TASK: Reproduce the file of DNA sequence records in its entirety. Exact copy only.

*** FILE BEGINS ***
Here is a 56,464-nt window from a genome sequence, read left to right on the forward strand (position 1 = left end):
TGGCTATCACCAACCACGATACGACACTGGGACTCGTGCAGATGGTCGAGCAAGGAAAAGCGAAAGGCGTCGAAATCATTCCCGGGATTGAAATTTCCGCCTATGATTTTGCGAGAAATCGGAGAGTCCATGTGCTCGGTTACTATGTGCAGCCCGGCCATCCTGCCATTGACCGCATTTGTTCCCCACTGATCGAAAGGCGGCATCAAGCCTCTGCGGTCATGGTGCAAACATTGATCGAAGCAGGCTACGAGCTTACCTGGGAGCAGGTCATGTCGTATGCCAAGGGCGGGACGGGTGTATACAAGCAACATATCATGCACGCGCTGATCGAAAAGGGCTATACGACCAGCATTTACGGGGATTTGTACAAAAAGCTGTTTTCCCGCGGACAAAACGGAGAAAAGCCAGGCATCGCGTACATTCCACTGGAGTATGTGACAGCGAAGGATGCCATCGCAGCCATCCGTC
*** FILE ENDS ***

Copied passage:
Here is a 56,464-nt window from a genome sequence, read left to right on the forward strand (position 1 = left end):
TGGCTATCACCAACCACGATACGACACTGGGACTCGTGCAGATGGTCGAGCAAGGAAAAGCGAAAGGCGTCGAAATCATTCCCGGGATTGAAATTTCCGCCTATGATTTTGCGAGAAATCGGAGAGTCCATGTGCTCGGTTACTATGTGCAGCCCGGCCATCCTGCCATTGACCGCATTTGTTCCCCACTGATCGAAAGGCGGCATCAAGCCTCTGCGGTCATGGTGCAAACATTGATCGAAGCAGGCTACGAGCTTACCTGGGAGCAGGTCATGTCGTATGCCAAGGGCGGGACGGGTGTATACAAGCAACATATCATGCACGCGCTGATCGAAAAGGGCTATACGACCAGCATTTACGGGGATTTGTACAAAAAGCTGTTTTCCCGCGGACAAAACGGAGAAAAGCCAGGCATCGCGTACATTCCACTGGAGTATGTGACAGCGAAGGATGCCATCGCAGCCATCCGTC